The Effect of Lexical Distribution and Similarity Avoidance in Speech Segmentation
Penning de Vries, B.W.F.
MetadataShow full item record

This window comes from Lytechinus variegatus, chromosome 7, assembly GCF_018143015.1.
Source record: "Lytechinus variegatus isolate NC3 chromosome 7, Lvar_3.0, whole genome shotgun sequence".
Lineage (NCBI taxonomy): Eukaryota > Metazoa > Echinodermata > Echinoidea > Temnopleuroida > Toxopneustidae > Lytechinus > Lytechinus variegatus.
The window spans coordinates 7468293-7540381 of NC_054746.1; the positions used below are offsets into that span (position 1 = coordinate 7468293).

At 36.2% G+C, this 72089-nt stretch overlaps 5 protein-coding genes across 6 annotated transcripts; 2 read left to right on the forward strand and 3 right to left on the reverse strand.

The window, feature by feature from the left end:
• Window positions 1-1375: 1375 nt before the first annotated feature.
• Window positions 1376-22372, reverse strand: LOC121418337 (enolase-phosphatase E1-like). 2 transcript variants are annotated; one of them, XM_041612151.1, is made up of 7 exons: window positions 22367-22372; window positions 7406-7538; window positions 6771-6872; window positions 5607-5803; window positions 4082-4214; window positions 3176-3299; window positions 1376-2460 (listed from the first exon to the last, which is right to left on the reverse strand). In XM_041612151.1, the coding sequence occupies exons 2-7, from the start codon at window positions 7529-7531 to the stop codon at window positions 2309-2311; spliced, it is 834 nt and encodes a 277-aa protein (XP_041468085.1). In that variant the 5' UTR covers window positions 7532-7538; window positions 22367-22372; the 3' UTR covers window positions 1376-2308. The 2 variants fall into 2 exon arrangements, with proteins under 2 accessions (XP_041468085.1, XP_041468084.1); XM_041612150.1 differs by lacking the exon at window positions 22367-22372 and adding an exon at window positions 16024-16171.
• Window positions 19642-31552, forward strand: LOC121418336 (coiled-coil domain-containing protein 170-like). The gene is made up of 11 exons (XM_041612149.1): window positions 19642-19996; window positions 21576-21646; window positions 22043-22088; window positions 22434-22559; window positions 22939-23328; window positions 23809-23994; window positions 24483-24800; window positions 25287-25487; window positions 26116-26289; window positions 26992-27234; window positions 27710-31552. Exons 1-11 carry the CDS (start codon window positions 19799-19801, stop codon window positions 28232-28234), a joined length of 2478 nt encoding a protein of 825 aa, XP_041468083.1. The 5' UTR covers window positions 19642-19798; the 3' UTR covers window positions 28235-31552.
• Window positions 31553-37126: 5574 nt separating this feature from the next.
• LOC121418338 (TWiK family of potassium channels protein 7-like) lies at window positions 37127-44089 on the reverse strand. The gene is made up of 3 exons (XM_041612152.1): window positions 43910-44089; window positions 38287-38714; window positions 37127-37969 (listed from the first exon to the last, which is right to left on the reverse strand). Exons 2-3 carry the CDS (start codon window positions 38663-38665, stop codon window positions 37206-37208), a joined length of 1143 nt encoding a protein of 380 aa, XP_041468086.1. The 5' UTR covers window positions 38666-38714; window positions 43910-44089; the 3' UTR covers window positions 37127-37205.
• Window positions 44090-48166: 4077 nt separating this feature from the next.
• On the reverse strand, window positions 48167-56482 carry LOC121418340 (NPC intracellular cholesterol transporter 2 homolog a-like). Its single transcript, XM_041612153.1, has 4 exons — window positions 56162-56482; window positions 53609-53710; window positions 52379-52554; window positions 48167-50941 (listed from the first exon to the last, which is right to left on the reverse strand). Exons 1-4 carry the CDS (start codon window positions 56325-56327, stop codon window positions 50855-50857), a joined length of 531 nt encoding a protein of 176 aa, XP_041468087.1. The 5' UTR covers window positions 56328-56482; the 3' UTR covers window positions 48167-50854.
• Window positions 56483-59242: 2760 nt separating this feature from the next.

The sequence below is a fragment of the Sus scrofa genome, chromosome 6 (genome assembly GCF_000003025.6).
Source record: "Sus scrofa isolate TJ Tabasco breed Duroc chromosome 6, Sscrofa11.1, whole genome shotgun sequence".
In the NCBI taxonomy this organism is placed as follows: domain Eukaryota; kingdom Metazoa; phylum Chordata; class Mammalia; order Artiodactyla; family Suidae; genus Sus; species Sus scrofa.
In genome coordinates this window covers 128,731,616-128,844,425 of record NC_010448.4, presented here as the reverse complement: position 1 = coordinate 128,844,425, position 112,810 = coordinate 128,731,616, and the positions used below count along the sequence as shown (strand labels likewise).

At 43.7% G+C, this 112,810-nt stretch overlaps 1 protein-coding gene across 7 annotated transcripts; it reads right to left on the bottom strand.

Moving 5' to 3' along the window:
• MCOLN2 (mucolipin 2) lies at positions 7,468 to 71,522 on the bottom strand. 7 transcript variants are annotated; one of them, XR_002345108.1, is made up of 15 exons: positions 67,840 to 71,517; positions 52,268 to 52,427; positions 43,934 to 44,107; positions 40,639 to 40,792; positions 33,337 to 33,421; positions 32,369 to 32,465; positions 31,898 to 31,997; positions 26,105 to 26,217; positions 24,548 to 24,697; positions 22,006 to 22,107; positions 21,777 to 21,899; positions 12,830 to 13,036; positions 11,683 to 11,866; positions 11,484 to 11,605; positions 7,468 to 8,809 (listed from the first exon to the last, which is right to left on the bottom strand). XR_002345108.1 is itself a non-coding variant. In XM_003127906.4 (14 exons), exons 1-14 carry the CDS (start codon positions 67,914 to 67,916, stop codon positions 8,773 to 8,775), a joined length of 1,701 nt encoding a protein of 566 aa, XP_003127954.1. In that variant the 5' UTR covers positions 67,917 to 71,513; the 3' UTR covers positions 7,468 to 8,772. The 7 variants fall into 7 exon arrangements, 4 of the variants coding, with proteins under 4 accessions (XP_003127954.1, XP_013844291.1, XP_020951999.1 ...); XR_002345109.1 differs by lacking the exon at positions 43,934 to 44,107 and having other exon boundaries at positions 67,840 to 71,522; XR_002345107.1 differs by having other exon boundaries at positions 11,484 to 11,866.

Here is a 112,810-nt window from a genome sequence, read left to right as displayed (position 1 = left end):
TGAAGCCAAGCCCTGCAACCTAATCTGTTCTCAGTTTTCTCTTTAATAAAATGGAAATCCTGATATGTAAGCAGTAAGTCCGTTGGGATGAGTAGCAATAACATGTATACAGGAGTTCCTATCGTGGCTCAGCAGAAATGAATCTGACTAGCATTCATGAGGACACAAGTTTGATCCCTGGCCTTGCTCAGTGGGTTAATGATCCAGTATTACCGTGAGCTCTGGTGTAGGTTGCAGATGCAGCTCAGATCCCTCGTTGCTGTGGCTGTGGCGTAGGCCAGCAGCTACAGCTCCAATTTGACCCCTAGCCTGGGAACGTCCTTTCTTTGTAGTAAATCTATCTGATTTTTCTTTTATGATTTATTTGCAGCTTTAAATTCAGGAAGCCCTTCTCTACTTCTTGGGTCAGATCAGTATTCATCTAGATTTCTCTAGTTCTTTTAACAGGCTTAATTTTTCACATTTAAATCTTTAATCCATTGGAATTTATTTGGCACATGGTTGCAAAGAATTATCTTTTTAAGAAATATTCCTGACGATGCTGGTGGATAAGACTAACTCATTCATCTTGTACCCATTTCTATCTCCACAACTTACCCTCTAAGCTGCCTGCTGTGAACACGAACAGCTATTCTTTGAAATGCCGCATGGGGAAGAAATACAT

This thesis intends to compare the influence of lexical frequency with the influence of a constraint on statistical learning. There is evidence of a constraint restricting the occurrence of similar consonants in sequence in Dutch (Kager & Shatzman 2007). This constraint has been noted in various languages (e.g. Arabic, Hebrew, English, Japanese), suggesting that the constraint is not language-specific, and not based on lexical frequency. Arguably, the effects of the similarity constraint that these studies find are attributable to the subjects’ subconscious knowledge of lexical distribution. This argument can be backed by the evidence of human capacity for statistical and phonotactic learning and their ability to apply that to artificial language learning (e.g. McQueen 1998, Peña et al. 2002, Newport & Aslin 2004, Vitevitch & Luce 2005, Onnis 2005). Three experiments with Dutch native speakers attempt to tease apart the effect of the similarity constraint and the effect of under-representation in the lexicon. Ultimately, the results do not show a difference between the influence of lexical distribution and the influence of the phonotactic constraint on similarity. They do show the influence of phonological features for perceived similarity. Especially the feature [nasal] was seen to set apart the labial consonant /m/ from the other labials in this study. Clearly, a focus on specific elements in the speech input enables the learner to detect regularities, and to extract any rules more efficiently. In this fashion, phonological features of the phonemes influence statistical learning, and demonstrate how statistical learning interacts with linguistic properties of language.